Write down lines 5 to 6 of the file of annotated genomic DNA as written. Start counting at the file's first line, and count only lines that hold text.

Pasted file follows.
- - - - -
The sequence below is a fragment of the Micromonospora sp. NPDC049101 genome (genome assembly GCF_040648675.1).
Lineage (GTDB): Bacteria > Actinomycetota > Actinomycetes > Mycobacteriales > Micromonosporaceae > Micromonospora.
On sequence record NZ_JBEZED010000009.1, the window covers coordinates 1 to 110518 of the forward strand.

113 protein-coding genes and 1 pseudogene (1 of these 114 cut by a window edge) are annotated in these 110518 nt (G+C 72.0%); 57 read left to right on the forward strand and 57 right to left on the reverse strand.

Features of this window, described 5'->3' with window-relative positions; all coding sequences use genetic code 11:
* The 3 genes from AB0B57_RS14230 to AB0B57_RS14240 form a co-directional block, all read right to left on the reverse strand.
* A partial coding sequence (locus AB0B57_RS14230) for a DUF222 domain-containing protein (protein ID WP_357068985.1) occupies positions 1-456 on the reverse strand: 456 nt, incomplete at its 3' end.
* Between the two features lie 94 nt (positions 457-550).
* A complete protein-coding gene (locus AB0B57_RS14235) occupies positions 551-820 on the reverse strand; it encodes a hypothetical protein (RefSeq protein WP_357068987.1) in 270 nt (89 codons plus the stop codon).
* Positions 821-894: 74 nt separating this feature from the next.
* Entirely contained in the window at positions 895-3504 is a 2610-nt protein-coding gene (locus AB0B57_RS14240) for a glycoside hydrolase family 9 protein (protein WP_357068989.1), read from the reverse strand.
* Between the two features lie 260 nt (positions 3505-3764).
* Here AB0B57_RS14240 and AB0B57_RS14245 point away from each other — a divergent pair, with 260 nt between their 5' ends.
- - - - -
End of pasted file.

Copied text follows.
Features of this window, described 5'->3' with window-relative positions; all coding sequences use genetic code 11:
* The 3 genes from AB0B57_RS14230 to AB0B57_RS14240 form a co-directional block, all read right to left on the reverse strand.